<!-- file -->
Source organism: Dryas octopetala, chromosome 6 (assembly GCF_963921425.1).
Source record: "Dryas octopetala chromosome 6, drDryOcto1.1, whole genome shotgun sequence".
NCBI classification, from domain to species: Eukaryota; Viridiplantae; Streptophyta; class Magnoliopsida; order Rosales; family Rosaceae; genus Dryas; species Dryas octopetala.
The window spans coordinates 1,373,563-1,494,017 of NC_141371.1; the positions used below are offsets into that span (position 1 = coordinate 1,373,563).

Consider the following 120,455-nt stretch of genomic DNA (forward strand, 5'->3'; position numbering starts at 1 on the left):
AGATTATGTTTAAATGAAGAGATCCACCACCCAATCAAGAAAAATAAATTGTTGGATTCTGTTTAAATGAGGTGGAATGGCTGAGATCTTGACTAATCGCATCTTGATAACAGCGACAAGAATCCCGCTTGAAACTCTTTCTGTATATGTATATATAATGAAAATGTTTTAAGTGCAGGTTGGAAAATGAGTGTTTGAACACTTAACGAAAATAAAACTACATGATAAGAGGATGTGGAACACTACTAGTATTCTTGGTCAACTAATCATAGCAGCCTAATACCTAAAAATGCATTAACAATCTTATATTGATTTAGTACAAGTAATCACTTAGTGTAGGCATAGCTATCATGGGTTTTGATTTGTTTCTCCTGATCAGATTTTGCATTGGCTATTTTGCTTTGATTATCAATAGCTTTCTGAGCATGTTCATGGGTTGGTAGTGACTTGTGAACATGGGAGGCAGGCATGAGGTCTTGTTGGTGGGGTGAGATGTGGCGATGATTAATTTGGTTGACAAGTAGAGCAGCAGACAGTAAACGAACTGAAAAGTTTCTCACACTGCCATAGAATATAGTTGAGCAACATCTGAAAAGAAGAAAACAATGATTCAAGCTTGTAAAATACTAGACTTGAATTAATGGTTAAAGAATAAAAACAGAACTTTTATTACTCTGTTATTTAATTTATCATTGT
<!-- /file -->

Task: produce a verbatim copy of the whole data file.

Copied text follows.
Source organism: Dryas octopetala, chromosome 6 (assembly GCF_963921425.1).
Source record: "Dryas octopetala chromosome 6, drDryOcto1.1, whole genome shotgun sequence".
NCBI classification, from domain to species: Eukaryota; Viridiplantae; Streptophyta; class Magnoliopsida; order Rosales; family Rosaceae; genus Dryas; species Dryas octopetala.
The window spans coordinates 1,373,563-1,494,017 of NC_141371.1; the positions used below are offsets into that span (position 1 = coordinate 1,373,563).

Consider the following 120,455-nt stretch of genomic DNA (forward strand, 5'->3'; position numbering starts at 1 on the left):
AGATTATGTTTAAATGAAGAGATCCACCACCCAATCAAGAAAAATAAATTGTTGGATTCTGTTTAAATGAGGTGGAATGGCTGAGATCTTGACTAATCGCATCTTGATAACAGCGACAAGAATCCCGCTTGAAACTCTTTCTGTATATGTATATATAATGAAAATGTTTTAAGTGCAGGTTGGAAAATGAGTGTTTGAACACTTAACGAAAATAAAACTACATGATAAGAGGATGTGGAACACTACTAGTATTCTTGGTCAACTAATCATAGCAGCCTAATACCTAAAAATGCATTAACAATCTTATATTGATTTAGTACAAGTAATCACTTAGTGTAGGCATAGCTATCATGGGTTTTGATTTGTTTCTCCTGATCAGATTTTGCATTGGCTATTTTGCTTTGATTATCAATAGCTTTCTGAGCATGTTCATGGGTTGGTAGTGACTTGTGAACATGGGAGGCAGGCATGAGGTCTTGTTGGTGGGGTGAGATGTGGCGATGATTAATTTGGTTGACAAGTAGAGCAGCAGACAGTAAACGAACTGAAAAGTTTCTCACACTGCCATAGAATATAGTTGAGCAACATCTGAAAAGAAGAAAACAATGATTCAAGCTTGTAAAATACTAGACTTGAATTAATGGTTAAAGAATAAAAACAGAACTTTTATTACTCTGTTATTTAATTTATCATTGT